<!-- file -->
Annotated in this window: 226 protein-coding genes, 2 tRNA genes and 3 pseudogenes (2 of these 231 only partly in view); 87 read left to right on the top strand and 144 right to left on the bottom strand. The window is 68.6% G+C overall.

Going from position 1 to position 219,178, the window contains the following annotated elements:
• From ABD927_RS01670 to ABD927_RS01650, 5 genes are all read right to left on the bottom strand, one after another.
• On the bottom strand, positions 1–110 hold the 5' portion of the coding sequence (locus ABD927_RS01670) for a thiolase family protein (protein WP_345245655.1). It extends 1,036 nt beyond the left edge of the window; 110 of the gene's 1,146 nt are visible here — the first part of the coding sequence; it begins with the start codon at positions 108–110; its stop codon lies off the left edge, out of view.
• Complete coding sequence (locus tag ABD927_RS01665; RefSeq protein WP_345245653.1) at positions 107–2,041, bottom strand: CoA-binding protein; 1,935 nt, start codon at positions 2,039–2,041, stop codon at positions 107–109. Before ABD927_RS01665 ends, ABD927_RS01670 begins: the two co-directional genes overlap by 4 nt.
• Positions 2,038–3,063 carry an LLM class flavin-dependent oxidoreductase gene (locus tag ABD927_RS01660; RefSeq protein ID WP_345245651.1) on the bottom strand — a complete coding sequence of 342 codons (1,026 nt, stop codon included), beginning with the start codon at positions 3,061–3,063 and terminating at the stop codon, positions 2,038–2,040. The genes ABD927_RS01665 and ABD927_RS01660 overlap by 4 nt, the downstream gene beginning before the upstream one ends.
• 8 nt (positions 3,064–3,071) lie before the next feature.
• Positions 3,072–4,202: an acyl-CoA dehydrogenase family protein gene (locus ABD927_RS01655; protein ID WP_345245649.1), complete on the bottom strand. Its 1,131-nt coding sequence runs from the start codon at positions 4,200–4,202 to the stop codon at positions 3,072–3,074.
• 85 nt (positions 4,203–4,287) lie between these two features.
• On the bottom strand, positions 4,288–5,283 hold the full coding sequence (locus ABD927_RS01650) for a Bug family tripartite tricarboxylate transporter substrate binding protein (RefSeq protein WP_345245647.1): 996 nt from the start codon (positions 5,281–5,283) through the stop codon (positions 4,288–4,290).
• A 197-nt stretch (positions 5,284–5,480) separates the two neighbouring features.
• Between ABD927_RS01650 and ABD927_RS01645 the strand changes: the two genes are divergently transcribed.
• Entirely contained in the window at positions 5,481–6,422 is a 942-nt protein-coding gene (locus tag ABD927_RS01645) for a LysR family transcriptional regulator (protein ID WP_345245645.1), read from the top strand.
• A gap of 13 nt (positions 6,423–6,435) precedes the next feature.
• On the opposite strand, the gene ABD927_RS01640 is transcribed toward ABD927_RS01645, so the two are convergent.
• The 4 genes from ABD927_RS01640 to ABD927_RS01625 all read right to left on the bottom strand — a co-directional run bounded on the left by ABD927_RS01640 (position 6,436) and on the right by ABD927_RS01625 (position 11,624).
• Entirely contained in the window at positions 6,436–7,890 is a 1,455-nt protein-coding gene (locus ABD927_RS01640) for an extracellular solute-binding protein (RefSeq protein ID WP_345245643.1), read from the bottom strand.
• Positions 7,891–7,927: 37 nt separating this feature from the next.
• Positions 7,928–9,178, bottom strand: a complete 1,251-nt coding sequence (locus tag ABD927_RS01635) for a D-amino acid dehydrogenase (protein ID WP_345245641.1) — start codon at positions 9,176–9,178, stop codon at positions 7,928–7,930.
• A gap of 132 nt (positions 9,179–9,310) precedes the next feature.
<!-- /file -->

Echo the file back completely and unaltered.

Annotated in this window: 226 protein-coding genes, 2 tRNA genes and 3 pseudogenes (2 of these 231 only partly in view); 87 read left to right on the top strand and 144 right to left on the bottom strand. The window is 68.6% G+C overall.

Going from position 1 to position 219,178, the window contains the following annotated elements:
• From ABD927_RS01670 to ABD927_RS01650, 5 genes are all read right to left on the bottom strand, one after another.
• On the bottom strand, positions 1–110 hold the 5' portion of the coding sequence (locus ABD927_RS01670) for a thiolase family protein (protein WP_345245655.1). It extends 1,036 nt beyond the left edge of the window; 110 of the gene's 1,146 nt are visible here — the first part of the coding sequence; it begins with the start codon at positions 108–110; its stop codon lies off the left edge, out of view.
• Complete coding sequence (locus tag ABD927_RS01665; RefSeq protein WP_345245653.1) at positions 107–2,041, bottom strand: CoA-binding protein; 1,935 nt, start codon at positions 2,039–2,041, stop codon at positions 107–109. Before ABD927_RS01665 ends, ABD927_RS01670 begins: the two co-directional genes overlap by 4 nt.
• Positions 2,038–3,063 carry an LLM class flavin-dependent oxidoreductase gene (locus tag ABD927_RS01660; RefSeq protein ID WP_345245651.1) on the bottom strand — a complete coding sequence of 342 codons (1,026 nt, stop codon included), beginning with the start codon at positions 3,061–3,063 and terminating at the stop codon, positions 2,038–2,040. The genes ABD927_RS01665 and ABD927_RS01660 overlap by 4 nt, the downstream gene beginning before the upstream one ends.
• 8 nt (positions 3,064–3,071) lie before the next feature.
• Positions 3,072–4,202: an acyl-CoA dehydrogenase family protein gene (locus ABD927_RS01655; protein ID WP_345245649.1), complete on the bottom strand. Its 1,131-nt coding sequence runs from the start codon at positions 4,200–4,202 to the stop codon at positions 3,072–3,074.
• 85 nt (positions 4,203–4,287) lie between these two features.
• On the bottom strand, positions 4,288–5,283 hold the full coding sequence (locus ABD927_RS01650) for a Bug family tripartite tricarboxylate transporter substrate binding protein (RefSeq protein WP_345245647.1): 996 nt from the start codon (positions 5,281–5,283) through the stop codon (positions 4,288–4,290).
• A 197-nt stretch (positions 5,284–5,480) separates the two neighbouring features.
• Between ABD927_RS01650 and ABD927_RS01645 the strand changes: the two genes are divergently transcribed.
• Entirely contained in the window at positions 5,481–6,422 is a 942-nt protein-coding gene (locus tag ABD927_RS01645) for a LysR family transcriptional regulator (protein ID WP_345245645.1), read from the top strand.
• A gap of 13 nt (positions 6,423–6,435) precedes the next feature.
• On the opposite strand, the gene ABD927_RS01640 is transcribed toward ABD927_RS01645, so the two are convergent.
• The 4 genes from ABD927_RS01640 to ABD927_RS01625 all read right to left on the bottom strand — a co-directional run bounded on the left by ABD927_RS01640 (position 6,436) and on the right by ABD927_RS01625 (position 11,624).
• Entirely contained in the window at positions 6,436–7,890 is a 1,455-nt protein-coding gene (locus ABD927_RS01640) for an extracellular solute-binding protein (RefSeq protein ID WP_345245643.1), read from the bottom strand.
• Positions 7,891–7,927: 37 nt separating this feature from the next.
• Positions 7,928–9,178, bottom strand: a complete 1,251-nt coding sequence (locus tag ABD927_RS01635) for a D-amino acid dehydrogenase (protein ID WP_345245641.1) — start codon at positions 9,176–9,178, stop codon at positions 7,928–7,930.
• A gap of 132 nt (positions 9,179–9,310) precedes the next feature.